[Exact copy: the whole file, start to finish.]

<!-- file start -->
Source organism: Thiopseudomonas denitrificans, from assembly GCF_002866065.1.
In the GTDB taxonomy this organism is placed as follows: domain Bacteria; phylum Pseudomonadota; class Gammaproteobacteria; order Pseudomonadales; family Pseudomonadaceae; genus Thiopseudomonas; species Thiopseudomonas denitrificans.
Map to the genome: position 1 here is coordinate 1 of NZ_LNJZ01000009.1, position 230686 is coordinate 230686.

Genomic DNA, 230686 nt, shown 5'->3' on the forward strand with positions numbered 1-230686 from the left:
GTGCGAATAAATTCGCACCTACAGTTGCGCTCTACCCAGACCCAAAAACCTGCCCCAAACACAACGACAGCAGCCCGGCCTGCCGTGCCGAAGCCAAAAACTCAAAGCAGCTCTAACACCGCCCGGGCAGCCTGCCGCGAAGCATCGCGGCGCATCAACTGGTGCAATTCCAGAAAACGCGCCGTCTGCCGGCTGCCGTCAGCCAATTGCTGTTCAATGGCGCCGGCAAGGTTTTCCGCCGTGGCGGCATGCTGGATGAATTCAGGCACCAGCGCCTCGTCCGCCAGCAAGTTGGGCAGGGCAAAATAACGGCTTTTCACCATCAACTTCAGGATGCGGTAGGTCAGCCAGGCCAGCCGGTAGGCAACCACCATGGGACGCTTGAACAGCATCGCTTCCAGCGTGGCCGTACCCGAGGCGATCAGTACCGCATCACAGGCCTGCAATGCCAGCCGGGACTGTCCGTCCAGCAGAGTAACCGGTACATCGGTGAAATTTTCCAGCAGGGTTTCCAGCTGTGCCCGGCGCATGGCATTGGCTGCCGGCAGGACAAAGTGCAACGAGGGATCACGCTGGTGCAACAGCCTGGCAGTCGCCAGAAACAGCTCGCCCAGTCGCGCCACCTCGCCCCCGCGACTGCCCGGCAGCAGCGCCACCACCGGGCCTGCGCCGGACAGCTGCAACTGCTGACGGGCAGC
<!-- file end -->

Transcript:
Source organism: Thiopseudomonas denitrificans, from assembly GCF_002866065.1.
In the GTDB taxonomy this organism is placed as follows: domain Bacteria; phylum Pseudomonadota; class Gammaproteobacteria; order Pseudomonadales; family Pseudomonadaceae; genus Thiopseudomonas; species Thiopseudomonas denitrificans.
Map to the genome: position 1 here is coordinate 1 of NZ_LNJZ01000009.1, position 230686 is coordinate 230686.

Genomic DNA, 230686 nt, shown 5'->3' on the forward strand with positions numbered 1-230686 from the left:
GTGCGAATAAATTCGCACCTACAGTTGCGCTCTACCCAGACCCAAAAACCTGCCCCAAACACAACGACAGCAGCCCGGCCTGCCGTGCCGAAGCCAAAAACTCAAAGCAGCTCTAACACCGCCCGGGCAGCCTGCCGCGAAGCATCGCGGCGCATCAACTGGTGCAATTCCAGAAAACGCGCCGTCTGCCGGCTGCCGTCAGCCAATTGCTGTTCAATGGCGCCGGCAAGGTTTTCCGCCGTGGCGGCATGCTGGATGAATTCAGGCACCAGCGCCTCGTCCGCCAGCAAGTTGGGCAGGGCAAAATAACGGCTTTTCACCATCAACTTCAGGATGCGGTAGGTCAGCCAGGCCAGCCGGTAGGCAACCACCATGGGACGCTTGAACAGCATCGCTTCCAGCGTGGCCGTACCCGAGGCGATCAGTACCGCATCACAGGCCTGCAATGCCAGCCGGGACTGTCCGTCCAGCAGAGTAACCGGTACATCGGTGAAATTTTCCAGCAGGGTTTCCAGCTGTGCCCGGCGCATGGCATTGGCTGCCGGCAGGACAAAGTGCAACGAGGGATCACGCTGGTGCAACAGCCTGGCAGTCGCCAGAAACAGCTCGCCCAGTCGCGCCACCTCGCCCCCGCGACTGCCCGGCAGCAGCGCCACCACCGGGCCTGCGCCGGACAGCTGCAACTGCTGACGGGCAGC